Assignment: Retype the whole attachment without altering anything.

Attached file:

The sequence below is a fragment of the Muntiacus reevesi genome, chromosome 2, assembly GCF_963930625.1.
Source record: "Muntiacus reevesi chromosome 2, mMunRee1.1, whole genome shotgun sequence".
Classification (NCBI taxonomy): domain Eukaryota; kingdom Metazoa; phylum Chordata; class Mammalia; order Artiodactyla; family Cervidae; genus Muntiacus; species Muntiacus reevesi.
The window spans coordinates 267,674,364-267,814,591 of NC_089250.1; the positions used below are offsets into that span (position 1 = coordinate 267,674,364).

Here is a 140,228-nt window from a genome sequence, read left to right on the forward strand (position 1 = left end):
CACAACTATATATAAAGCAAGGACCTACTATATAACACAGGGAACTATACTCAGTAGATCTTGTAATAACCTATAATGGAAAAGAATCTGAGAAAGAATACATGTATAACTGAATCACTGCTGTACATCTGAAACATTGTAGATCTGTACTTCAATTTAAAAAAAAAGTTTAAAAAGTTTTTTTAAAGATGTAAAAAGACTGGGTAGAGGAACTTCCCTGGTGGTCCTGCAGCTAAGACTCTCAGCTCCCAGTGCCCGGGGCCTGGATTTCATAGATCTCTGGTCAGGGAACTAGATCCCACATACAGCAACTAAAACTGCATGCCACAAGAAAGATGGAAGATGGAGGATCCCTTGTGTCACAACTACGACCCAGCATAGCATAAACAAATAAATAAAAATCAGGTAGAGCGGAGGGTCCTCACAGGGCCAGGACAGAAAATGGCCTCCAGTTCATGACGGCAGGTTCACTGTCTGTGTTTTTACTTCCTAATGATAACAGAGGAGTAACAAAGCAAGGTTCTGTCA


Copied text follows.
The sequence below is a fragment of the Muntiacus reevesi genome, chromosome 2, assembly GCF_963930625.1.
Source record: "Muntiacus reevesi chromosome 2, mMunRee1.1, whole genome shotgun sequence".
Classification (NCBI taxonomy): domain Eukaryota; kingdom Metazoa; phylum Chordata; class Mammalia; order Artiodactyla; family Cervidae; genus Muntiacus; species Muntiacus reevesi.
The window spans coordinates 267,674,364-267,814,591 of NC_089250.1; the positions used below are offsets into that span (position 1 = coordinate 267,674,364).

Here is a 140,228-nt window from a genome sequence, read left to right on the forward strand (position 1 = left end):
CACAACTATATATAAAGCAAGGACCTACTATATAACACAGGGAACTATACTCAGTAGATCTTGTAATAACCTATAATGGAAAAGAATCTGAGAAAGAATACATGTATAACTGAATCACTGCTGTACATCTGAAACATTGTAGATCTGTACTTCAATTTAAAAAAAAAGTTTAAAAAGTTTTTTTAAAGATGTAAAAAGACTGGGTAGAGGAACTTCCCTGGTGGTCCTGCAGCTAAGACTCTCAGCTCCCAGTGCCCGGGGCCTGGATTTCATAGATCTCTGGTCAGGGAACTAGATCCCACATACAGCAACTAAAACTGCATGCCACAAGAAAGATGGAAGATGGAGGATCCCTTGTGTCACAACTACGACCCAGCATAGCATAAACAAATAAATAAAAATCAGGTAGAGCGGAGGGTCCTCACAGGGCCAGGACAGAAAATGGCCTCCAGTTCATGACGGCAGGTTCACTGTCTGTGTTTTTACTTCCTAATGATAACAGAGGAGTAACAAAGCAAGGTTCTGTCA